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Late News: Effects of Water and Different Solutes on Carbon-Nanotube Low-Voltage Field-Effect Transistors
Raphael Pfattner1,2,Amir M. Foudeh1,Shiheng Lu1,3,Nicola S. Kubzdela1,Theodore Gao1,Ting Lei1,4,Zhenan Bao1
Stanford University1,Materials Science Institute of Barcelona (ICMAB-CSIC)2,Duke University3,Peking University4
Semiconducting single-walled carbon nanotubes (swCNTs) are a promising class of materials for emerging applications. In particular, they are demonstrated to possess excellent biosensing capabilities, and are poised to address existing challenges in sensor reliability, sensitivity, and selectivity.[1,2] Functionalized and pristine individual CNTs have shown high sensitivity and selectivity down to the single molecule level.[3,4] However, single CNT devices are challenging to make and characterize compared to CNT networks which add further complexity due to inter-CNT contacts. Such systems may not be as sensitive or selective compared to single CNT devices, but may be a cost-effective alternative for particular environments.
Here, we report on the characteristics of single-walled carbon nanotube (swCNT) networks exposed directly to aqueous solutions containing different solutes. This was made possible by employing a solid-state dielectric poly(vinylidene fluoride-co-hexafluoropropylene) (ePVDF-HFP), which has been demonstrated to be compatible with swCNTs and also enables low-voltage field-effect transistor (FET) operation.[5,6]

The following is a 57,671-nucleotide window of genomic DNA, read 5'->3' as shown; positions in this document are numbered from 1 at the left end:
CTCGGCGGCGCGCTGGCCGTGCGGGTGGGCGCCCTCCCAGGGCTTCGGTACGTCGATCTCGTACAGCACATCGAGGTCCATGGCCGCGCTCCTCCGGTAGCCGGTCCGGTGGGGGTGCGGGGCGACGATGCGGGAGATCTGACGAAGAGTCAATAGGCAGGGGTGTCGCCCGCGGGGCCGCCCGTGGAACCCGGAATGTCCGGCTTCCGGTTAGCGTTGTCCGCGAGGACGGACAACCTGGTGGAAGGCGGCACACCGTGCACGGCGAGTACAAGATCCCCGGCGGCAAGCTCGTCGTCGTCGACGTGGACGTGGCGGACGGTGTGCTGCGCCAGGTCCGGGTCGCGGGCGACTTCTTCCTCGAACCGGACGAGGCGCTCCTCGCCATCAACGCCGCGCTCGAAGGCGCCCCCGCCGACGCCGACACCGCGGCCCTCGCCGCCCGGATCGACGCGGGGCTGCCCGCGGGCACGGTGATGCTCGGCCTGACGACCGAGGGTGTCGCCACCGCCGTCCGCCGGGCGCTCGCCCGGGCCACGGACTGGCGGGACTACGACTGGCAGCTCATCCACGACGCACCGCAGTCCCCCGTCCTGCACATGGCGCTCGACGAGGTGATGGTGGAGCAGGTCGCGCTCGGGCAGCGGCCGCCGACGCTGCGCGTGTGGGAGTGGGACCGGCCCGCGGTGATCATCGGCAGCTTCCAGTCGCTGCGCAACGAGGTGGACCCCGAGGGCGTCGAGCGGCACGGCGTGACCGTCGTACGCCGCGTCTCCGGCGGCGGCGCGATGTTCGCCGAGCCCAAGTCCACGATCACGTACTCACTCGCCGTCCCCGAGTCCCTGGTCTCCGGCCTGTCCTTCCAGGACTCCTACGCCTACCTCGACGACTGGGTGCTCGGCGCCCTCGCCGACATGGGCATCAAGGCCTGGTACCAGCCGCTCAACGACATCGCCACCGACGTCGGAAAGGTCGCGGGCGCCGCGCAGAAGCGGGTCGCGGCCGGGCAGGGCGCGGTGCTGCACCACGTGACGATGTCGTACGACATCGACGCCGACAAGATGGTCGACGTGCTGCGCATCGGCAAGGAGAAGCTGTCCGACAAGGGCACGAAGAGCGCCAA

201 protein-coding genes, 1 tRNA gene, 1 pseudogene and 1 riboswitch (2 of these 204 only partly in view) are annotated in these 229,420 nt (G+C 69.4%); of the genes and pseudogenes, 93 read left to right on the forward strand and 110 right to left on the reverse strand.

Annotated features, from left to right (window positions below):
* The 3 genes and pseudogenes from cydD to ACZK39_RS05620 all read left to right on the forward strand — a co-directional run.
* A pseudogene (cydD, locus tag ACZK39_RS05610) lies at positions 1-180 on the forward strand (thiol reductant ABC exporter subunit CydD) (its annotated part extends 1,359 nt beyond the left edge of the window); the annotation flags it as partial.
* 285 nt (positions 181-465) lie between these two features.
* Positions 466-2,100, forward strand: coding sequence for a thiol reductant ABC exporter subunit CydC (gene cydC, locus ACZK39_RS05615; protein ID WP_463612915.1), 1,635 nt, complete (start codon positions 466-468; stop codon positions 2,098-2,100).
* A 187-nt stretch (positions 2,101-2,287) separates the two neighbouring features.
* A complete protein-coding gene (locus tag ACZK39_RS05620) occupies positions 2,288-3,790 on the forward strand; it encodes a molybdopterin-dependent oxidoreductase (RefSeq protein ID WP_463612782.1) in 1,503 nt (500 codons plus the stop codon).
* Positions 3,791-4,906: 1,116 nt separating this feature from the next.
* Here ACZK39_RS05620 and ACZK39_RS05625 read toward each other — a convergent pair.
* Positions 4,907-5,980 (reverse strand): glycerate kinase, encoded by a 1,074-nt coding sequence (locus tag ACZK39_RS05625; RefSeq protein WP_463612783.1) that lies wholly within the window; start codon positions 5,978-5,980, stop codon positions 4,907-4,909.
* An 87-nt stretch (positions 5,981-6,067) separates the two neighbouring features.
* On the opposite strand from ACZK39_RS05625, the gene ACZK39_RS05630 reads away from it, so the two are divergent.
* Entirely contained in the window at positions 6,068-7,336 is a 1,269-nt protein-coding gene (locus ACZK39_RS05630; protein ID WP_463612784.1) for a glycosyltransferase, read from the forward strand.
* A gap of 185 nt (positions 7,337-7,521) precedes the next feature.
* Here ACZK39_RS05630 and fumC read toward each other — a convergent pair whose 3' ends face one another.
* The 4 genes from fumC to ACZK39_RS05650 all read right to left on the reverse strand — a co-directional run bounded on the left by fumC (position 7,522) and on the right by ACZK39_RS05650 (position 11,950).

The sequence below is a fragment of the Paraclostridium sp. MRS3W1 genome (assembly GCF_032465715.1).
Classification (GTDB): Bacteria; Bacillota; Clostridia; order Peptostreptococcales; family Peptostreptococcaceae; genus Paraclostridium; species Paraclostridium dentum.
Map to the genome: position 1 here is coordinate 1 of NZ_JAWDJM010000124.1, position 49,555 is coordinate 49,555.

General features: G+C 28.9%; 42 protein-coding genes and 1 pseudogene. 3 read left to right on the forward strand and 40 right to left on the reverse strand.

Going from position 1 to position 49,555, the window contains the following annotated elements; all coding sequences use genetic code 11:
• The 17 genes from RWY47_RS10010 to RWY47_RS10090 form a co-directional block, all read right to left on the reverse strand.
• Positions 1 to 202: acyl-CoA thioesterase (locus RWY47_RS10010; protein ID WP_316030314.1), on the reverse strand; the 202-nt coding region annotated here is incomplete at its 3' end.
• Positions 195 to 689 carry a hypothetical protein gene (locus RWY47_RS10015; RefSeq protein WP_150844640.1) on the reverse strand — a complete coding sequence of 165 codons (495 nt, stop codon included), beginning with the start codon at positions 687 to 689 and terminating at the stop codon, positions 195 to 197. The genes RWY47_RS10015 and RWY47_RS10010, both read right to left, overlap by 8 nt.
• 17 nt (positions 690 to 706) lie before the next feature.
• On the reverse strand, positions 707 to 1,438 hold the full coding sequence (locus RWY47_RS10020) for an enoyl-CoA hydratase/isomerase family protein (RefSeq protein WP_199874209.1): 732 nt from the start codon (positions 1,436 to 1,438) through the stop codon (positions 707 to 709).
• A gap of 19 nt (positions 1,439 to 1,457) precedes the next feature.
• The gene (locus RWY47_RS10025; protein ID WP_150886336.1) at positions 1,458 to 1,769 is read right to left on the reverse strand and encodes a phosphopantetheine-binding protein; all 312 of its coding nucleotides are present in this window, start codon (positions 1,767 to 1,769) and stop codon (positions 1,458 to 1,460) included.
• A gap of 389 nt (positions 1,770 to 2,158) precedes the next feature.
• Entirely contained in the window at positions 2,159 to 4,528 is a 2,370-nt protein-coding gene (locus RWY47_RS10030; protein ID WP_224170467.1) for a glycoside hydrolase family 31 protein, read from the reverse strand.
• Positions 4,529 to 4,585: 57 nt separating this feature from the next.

These devices exhibit small device-to-device variation as well as high current output at low voltages (<0.5 V), making them compatible with most physiological liquids. Using this platform, the swCNT devices are directly exposed to aqueous solutions containing different solutes to characterize their effects on FET current–voltage (FET I–V) characteristics. Clear deviation from ideal characteristics is observed when swCNTs are directly contacted by water.
Such changes are attributed to strong interactions between water molecules and sp2 -hybridized carbon structures. Selective response to Hg2+ is discussed along with reversible pH effect using two distinct device geometries. Additionally, the influence of aqueous ammonium/ammonia in direct contact with the swCNTs is investigated. Understanding the FET I–V characteristics of low-voltage swCNT FETs may provide insights for future development of stable, reliable, and selective biosensor systems.
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